It's curtains for redevelopment funds in Lake Elsinore and Wildomar.
A recent state Supreme Court decision will likely force the cities to close their redevelopment agencies, which dole out money for projects designed to bring new business into town.
California justices decided Thursday morning the state has a right to seize more than $1 billion in redevelopment agency funds, putting about 400 agencies in jeopardy.
The decision comes months after state legislators approved a plan to force agencies to turn over huge sums of money or face closure. Seizing the redevelopment funds was just one piece in a larger plan by the legislature to recall money from local governments and use it to fill the state's yawning deficit.
In the case CRA v. Matosantos, the Court also struck down the separate law that would have allowed redevelopment agencies to fund local projects if they paid into state coffers.
A Blow To Local Development
Local leaders said the decision was a blow to business development, but affirmed their commitment to find new ways to excite investment.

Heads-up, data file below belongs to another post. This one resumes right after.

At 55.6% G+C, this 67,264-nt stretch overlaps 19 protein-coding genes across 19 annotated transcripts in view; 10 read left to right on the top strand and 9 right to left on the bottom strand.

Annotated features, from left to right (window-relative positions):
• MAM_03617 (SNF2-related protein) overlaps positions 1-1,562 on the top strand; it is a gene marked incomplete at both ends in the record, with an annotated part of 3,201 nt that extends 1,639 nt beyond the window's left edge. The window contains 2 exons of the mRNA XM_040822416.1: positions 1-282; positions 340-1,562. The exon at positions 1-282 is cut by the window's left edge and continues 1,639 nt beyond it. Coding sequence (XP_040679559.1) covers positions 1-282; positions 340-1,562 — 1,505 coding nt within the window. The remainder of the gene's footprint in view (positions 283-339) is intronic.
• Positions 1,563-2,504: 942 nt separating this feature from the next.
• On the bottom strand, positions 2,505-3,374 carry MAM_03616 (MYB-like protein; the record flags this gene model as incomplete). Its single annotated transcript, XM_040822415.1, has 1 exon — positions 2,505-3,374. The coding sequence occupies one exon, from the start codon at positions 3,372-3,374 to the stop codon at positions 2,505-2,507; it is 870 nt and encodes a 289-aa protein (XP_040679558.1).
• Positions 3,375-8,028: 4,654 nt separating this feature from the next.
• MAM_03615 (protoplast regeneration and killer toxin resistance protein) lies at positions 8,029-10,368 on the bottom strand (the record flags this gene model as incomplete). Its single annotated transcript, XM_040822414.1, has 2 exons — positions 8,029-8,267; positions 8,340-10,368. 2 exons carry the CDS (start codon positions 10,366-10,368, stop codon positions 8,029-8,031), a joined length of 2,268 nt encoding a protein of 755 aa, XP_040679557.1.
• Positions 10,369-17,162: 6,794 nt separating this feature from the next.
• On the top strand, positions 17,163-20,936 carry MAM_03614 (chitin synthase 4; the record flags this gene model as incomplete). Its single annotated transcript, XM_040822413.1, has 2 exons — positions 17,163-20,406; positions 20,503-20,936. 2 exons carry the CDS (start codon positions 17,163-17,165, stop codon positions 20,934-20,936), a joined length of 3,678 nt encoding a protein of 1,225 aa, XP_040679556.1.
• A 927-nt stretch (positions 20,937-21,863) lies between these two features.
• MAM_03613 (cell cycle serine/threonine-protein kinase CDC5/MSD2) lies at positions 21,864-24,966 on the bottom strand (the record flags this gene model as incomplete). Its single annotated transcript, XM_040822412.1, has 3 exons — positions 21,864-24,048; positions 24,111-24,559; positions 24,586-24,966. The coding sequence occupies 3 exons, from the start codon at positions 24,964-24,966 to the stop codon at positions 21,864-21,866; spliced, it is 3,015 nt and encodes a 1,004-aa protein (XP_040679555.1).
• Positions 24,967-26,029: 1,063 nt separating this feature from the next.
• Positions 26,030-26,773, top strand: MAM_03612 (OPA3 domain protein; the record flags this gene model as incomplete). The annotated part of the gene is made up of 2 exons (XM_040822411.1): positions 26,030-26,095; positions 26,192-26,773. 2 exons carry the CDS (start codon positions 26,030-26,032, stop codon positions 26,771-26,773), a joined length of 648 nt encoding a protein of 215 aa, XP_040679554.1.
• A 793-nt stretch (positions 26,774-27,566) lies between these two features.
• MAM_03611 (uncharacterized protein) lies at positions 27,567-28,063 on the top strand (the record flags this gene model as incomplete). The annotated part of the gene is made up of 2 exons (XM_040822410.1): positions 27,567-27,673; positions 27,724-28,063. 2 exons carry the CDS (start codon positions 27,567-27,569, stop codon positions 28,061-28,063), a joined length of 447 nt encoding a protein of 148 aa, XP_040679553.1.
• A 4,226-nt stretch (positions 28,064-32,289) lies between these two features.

City council members in Lake Elsinore and Wildomar to recall redevelopment funds, by officials.
Lake Elsinore Councilwoman Melissa Melendez said the legislature's decision to seize funds was a sign of the deep malaise overcoming Sacramento.
"What it says is they're incapable of balancing the budget within normal means, and now they're turning and taking it off the backs of their cities," Melendez said.
Lake Elsinore redevelopment funds were slated for use in building Pottery Court, . Money from the fund was also used to .
Justin Carlson, city manager for redevelopment in Lake Elsinore, said city staff was reviewing the court decision and would have to comply with whatever the state demanded.
"We're going to have to follow what the law says," Carlson said.
The agency has stopped preparing new projects, Carlson said. Projects already under construction would still receive funding, he said.
Melendez said council members would find another way to bring in business.
"Really, what we need to do is just start engaging the development community and the private investors more and give them any incentive we can," she said.
In a written statement, the CRA and League of California Cities vowed to continue the fight to save redevelopment and called for their own special legislation that would re-establish redevelopment in California.
"Without immediate legislative action to fix this adverse decision, this ruling is a tremendous blow to local job creation and economic advancement," wrote CRA Board President Julio Fuentes in the statement.
"The legislative record is abundantly clear that legislators did not intend to abolish redevelopment. We hope to work with state lawmakers to come up with a way to restore redevelopment."
Hazel Lodevico-To'o contributed to this report.